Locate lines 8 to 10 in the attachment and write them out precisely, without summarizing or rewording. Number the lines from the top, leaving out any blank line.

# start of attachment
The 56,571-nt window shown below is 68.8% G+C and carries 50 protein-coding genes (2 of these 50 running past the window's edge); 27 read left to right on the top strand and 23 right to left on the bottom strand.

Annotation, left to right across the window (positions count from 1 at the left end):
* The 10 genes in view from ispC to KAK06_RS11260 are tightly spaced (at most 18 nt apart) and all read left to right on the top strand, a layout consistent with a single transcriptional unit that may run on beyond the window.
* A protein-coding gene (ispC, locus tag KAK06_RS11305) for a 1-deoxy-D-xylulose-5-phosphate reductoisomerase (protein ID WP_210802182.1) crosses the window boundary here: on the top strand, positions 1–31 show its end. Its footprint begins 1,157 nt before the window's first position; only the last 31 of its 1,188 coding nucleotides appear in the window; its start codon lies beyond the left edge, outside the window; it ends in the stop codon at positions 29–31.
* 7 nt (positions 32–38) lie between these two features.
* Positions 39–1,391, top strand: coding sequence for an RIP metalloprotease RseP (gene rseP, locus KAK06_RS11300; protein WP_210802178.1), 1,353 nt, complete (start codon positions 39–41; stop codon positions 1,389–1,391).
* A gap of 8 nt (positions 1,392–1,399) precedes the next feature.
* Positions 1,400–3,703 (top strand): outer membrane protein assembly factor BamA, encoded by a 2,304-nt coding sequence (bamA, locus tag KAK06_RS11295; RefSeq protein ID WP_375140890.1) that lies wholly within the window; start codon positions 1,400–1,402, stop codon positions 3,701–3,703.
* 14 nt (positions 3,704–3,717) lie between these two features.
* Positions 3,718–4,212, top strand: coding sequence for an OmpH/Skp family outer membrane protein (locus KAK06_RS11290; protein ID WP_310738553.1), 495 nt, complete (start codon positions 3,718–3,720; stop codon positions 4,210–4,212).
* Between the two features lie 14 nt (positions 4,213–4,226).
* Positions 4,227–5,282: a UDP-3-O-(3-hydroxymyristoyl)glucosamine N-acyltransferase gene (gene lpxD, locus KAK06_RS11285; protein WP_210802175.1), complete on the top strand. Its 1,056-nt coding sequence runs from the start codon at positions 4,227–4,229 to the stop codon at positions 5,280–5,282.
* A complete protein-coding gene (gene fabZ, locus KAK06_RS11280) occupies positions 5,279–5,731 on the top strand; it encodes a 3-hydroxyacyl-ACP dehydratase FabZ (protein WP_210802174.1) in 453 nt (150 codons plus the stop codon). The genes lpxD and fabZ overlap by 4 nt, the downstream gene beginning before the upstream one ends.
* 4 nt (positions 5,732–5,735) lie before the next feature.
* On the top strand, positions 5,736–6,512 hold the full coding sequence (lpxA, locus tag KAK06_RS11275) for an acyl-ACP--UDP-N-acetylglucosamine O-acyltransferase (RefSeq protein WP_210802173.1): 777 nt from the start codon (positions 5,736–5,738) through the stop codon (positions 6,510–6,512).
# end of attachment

* Positions 1,400–3,703 (top strand): outer membrane protein assembly factor BamA, encoded by a 2,304-nt coding sequence (bamA, locus tag KAK06_RS11295; RefSeq protein ID WP_375140890.1) that lies wholly within the window; start codon positions 1,400–1,402, stop codon positions 3,701–3,703.
* 14 nt (positions 3,704–3,717) lie between these two features.
* Positions 3,718–4,212, top strand: coding sequence for an OmpH/Skp family outer membrane protein (locus KAK06_RS11290; protein ID WP_310738553.1), 495 nt, complete (start codon positions 3,718–3,720; stop codon positions 4,210–4,212).